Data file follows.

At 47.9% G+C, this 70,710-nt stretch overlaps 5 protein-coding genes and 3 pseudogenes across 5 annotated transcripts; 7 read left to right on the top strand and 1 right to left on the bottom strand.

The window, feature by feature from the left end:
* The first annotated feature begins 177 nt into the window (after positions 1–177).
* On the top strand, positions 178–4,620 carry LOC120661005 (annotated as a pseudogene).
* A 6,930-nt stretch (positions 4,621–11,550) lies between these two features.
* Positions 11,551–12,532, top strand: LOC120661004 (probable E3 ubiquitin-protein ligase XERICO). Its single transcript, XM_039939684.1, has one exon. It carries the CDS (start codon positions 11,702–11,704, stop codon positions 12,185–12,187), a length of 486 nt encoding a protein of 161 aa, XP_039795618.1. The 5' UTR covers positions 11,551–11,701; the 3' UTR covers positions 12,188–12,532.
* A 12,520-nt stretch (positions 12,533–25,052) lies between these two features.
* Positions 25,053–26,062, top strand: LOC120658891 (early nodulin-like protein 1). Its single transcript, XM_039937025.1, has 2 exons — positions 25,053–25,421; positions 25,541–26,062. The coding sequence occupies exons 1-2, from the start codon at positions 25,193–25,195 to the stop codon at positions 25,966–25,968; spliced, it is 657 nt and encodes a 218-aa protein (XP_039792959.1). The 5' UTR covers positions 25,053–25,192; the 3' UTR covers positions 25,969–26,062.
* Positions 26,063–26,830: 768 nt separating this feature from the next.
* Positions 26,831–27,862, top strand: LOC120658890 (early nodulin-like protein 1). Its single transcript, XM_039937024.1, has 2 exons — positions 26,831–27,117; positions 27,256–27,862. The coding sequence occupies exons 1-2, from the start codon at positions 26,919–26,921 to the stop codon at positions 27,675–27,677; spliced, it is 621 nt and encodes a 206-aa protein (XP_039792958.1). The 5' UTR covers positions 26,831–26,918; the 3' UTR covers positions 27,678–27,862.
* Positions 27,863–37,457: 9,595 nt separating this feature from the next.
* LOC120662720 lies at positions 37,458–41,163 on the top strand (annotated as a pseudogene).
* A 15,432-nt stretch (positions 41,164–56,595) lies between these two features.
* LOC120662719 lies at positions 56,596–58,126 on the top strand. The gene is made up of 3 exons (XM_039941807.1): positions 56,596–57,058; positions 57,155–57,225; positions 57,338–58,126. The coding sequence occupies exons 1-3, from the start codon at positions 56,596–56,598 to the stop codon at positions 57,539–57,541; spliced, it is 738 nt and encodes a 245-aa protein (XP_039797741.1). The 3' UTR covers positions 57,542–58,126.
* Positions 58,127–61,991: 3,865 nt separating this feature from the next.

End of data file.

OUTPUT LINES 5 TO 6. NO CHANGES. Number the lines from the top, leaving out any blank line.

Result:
* A 6,930-nt stretch (positions 4,621–11,550) lies between these two features.
* Positions 11,551–12,532, top strand: LOC120661004 (probable E3 ubiquitin-protein ligase XERICO). Its single transcript, XM_039939684.1, has one exon. It carries the CDS (start codon positions 11,702–11,704, stop codon positions 12,185–12,187), a length of 486 nt encoding a protein of 161 aa, XP_039795618.1. The 5' UTR covers positions 11,551–11,701; the 3' UTR covers positions 12,188–12,532.